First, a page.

Millipedes Practice Strict Border Control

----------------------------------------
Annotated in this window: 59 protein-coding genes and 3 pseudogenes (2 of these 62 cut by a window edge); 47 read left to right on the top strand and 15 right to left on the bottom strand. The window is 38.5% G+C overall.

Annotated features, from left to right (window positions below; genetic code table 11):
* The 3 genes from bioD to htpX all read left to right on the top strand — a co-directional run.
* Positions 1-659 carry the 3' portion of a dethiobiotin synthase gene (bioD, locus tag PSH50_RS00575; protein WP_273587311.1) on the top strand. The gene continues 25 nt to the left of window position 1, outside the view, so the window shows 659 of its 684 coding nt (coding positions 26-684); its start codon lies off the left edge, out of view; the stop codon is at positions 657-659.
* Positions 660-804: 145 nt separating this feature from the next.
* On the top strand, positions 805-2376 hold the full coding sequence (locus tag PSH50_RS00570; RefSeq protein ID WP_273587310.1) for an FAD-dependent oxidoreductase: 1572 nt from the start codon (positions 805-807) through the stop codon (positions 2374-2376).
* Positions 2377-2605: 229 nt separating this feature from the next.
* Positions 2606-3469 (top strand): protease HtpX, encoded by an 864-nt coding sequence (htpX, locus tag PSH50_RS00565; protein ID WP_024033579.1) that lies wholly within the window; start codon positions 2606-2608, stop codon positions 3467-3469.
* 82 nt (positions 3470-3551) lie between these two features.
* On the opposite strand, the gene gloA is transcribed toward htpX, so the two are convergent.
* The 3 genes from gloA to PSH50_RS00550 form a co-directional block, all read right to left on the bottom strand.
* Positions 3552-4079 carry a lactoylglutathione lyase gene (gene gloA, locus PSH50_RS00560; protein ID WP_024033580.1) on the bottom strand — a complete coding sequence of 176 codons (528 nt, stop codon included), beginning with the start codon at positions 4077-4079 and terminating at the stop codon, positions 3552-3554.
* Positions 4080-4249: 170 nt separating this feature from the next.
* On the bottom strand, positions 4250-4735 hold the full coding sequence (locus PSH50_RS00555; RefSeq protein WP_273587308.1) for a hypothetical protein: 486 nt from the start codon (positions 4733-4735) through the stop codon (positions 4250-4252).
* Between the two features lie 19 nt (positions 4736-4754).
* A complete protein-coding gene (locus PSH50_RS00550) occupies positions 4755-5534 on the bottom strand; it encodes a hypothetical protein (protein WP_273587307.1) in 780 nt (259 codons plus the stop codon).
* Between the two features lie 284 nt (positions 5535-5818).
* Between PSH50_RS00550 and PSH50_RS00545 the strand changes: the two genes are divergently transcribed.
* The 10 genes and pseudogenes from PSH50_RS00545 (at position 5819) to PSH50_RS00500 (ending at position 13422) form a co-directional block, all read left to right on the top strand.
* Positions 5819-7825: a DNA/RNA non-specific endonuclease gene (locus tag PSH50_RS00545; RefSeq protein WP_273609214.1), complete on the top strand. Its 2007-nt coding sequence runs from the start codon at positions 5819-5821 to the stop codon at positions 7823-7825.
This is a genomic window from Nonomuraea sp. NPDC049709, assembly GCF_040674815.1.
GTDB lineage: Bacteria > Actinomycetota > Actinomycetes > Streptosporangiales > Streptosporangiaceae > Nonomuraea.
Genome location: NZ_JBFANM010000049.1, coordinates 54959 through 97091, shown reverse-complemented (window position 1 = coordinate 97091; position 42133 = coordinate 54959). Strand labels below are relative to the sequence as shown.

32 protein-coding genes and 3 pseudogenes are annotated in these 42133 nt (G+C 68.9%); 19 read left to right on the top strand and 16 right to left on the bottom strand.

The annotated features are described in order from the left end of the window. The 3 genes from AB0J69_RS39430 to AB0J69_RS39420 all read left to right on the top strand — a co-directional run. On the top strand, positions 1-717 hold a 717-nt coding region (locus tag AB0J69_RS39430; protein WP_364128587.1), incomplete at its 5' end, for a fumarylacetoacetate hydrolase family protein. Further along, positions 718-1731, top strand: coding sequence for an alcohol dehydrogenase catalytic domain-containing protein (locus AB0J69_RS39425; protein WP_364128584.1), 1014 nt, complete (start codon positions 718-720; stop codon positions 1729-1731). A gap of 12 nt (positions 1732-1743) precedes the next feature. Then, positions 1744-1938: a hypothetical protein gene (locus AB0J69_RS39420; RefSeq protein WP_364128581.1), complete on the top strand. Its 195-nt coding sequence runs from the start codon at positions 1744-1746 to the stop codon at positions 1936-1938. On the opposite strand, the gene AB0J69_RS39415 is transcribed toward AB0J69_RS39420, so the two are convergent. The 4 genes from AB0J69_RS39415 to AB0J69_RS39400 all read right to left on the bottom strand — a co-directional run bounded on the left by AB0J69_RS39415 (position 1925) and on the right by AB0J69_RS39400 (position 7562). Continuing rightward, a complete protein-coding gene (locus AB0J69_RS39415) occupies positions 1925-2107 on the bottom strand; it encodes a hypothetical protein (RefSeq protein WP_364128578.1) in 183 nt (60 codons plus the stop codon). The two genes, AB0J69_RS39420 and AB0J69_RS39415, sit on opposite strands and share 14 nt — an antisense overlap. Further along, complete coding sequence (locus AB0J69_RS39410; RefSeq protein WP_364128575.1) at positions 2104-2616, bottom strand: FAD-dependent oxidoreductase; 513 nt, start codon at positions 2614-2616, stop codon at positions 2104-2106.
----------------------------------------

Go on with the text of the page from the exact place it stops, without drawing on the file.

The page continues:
We humans can be pretty intense about making sure our borders are secure, so we don't get any stragglers from other countries crossing over and joining ours without our knowledge. It turns out there is another species out there that are even more strict about their border control. Scientists have discovered two millipede species that have created a mysterious line in Tasmania, Australia that separates the two species, and the two groups rarely cross it. Scientists can't find any explanation for the strict border other than that the two species have an agreement to each stay on their respective side. The line wasn't naturally created due to specific land formations such as a river, but rather crosses rivers and goes up and down hills. The sharpness of the line can only be explained by some biological arrangement between the two species. The boundary is 230 km long, and border crossing is so infrequent that it is much more effective than any borders we humans have created. Why and how do you think these two species created this strict border?